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On foreign policy, a call to ditch the grim worldview and reawaken idealism

Robert B. Zoellick

By Heather Hurlburt (original source The Washington Post)

Imagine, an account by a GOP foreign policy insider that is both momentous and readable, literate and witty; that throws darts and settles scores subtly; and that does not leave the reader with a lower opinion of absolutely everyone involved.

By the dismal standards of 2020, Robert B. Zoellick’s “America in the World: A History of U.S. Diplomacy and Foreign Policy” is a significant achievement. The volume may even be a bit of a shock for anyone who has consumed John Bolton’s “The Room Where It Happened” or other recent memoirs in which national security “adults” place the travails of the Trump administration into historical context. Although he held a string of top foreign policy jobs under both Bushes, was considered a prime candidate for secretary of state had Mitt Romney defeated Barack Obama in 2012 and was among the highest-ranking Republicans to sign a “Never Trump” letter in 2016, Zoellick the character makes only infrequent appearances in the volume. We don’t learn how he felt about his rivals for top jobs, and we might even have to squint to make him out in a single picture in the book’s obligatory photo spread.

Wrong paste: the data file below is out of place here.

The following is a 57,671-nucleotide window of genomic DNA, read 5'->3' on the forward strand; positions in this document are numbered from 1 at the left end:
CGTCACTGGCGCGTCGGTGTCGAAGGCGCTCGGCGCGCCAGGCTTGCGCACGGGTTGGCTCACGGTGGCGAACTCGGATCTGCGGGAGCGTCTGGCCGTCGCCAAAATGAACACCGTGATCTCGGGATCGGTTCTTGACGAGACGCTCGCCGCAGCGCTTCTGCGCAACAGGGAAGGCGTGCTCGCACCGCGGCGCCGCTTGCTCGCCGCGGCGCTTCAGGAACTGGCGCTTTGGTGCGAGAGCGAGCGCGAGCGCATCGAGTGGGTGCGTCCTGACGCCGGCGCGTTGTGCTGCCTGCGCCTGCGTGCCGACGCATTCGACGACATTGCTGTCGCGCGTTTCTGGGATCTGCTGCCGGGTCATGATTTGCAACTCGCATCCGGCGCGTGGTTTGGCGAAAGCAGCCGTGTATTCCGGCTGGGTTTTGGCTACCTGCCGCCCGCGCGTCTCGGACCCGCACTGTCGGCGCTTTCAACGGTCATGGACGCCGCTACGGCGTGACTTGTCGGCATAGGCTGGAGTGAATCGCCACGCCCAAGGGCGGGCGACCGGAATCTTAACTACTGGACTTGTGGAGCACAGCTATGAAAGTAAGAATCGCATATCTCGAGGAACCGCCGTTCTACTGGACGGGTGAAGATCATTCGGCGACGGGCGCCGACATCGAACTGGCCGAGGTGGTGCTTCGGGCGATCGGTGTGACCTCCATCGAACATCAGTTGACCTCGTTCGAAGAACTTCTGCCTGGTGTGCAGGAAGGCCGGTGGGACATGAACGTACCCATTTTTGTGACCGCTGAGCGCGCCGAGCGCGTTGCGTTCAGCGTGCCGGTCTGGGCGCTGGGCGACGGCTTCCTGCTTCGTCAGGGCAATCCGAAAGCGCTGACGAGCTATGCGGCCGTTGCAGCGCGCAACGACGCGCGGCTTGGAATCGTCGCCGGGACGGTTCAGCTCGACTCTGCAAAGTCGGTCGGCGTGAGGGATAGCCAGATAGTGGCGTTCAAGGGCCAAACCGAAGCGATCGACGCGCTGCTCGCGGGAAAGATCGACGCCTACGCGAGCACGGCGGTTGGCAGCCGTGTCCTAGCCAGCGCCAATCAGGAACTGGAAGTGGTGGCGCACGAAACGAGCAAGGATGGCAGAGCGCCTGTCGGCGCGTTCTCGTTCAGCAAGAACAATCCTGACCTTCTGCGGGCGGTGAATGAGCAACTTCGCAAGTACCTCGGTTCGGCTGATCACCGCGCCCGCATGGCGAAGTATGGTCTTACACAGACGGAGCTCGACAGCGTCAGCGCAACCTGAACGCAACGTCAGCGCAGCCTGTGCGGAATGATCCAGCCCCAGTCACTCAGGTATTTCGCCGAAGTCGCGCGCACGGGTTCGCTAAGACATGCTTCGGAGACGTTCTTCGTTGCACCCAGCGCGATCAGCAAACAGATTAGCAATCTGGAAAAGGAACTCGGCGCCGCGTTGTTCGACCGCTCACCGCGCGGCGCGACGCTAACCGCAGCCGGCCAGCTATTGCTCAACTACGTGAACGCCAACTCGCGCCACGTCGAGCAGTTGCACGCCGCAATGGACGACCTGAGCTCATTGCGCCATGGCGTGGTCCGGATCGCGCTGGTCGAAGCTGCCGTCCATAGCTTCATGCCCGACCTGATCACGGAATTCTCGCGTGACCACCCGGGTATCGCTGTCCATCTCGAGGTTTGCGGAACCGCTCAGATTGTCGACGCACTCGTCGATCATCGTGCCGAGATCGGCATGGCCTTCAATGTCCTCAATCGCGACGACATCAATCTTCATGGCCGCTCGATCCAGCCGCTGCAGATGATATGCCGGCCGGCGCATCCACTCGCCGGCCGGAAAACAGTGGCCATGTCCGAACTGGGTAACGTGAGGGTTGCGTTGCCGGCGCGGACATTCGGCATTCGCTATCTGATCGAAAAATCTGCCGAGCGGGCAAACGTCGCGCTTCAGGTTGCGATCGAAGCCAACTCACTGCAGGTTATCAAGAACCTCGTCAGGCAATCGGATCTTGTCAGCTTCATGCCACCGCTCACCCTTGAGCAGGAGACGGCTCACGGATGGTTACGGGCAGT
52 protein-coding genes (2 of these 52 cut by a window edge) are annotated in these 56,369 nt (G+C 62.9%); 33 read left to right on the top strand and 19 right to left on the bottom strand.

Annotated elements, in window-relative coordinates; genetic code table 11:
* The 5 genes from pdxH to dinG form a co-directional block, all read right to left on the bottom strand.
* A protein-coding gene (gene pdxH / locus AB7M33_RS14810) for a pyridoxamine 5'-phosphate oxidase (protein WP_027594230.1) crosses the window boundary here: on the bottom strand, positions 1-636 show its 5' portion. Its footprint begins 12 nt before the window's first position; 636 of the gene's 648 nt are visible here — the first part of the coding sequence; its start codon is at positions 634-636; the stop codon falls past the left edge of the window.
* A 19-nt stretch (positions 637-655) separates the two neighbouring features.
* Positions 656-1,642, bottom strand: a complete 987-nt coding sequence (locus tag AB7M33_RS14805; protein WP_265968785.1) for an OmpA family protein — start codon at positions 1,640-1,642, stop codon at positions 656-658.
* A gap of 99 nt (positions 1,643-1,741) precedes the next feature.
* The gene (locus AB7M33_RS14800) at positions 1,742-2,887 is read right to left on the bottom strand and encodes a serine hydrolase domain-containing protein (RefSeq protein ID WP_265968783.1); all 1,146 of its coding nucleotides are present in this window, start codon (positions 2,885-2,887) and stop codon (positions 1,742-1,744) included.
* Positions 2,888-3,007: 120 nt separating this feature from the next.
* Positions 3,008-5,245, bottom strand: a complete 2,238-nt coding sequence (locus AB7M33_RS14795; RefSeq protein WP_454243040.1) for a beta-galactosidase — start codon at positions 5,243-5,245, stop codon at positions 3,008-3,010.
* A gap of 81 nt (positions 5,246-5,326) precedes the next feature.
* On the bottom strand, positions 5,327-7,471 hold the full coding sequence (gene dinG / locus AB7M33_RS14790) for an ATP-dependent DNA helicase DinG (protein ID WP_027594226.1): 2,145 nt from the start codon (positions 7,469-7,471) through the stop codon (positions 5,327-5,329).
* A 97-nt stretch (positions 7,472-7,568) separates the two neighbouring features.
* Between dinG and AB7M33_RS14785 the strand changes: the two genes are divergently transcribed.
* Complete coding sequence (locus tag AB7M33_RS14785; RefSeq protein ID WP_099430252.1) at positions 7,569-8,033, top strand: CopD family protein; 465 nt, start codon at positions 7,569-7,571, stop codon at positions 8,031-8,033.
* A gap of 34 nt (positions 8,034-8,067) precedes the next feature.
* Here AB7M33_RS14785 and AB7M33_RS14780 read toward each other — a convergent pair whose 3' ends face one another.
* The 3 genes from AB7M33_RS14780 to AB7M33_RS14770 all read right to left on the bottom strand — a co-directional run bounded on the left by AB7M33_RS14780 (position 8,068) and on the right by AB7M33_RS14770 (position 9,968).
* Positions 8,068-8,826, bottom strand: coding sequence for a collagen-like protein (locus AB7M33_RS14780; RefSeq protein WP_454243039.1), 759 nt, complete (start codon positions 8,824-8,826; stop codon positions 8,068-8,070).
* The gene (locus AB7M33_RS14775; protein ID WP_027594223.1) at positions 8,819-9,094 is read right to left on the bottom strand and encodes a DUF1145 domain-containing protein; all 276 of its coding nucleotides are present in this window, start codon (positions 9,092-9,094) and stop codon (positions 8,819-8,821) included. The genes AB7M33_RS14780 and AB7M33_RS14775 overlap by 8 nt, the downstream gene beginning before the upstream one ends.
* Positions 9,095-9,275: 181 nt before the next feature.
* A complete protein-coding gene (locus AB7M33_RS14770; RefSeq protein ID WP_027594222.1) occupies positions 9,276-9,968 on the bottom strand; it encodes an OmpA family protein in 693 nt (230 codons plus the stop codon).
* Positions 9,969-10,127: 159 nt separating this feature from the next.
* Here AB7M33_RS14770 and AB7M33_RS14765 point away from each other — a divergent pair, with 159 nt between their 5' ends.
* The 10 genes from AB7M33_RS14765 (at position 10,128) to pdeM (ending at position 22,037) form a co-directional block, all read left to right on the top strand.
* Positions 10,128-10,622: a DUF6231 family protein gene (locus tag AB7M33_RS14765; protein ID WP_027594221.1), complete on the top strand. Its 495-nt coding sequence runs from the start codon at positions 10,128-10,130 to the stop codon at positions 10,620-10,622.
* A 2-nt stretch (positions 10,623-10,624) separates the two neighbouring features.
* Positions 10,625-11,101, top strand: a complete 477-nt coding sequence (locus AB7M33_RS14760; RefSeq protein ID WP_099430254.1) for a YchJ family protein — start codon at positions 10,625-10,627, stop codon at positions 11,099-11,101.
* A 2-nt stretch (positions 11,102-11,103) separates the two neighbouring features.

This anachronistic modesty doesn’t, however, extend to the book’s aims. Zoellick wants to do more than entertain us with our past national glories. He seeks to reawaken a pragmatic tradition in U.S. diplomacy: realism leavened with, in his words, “the belief that the United States is an exceptional, ongoing experiment, both at home and in international relations, that should serve a larger purpose.”

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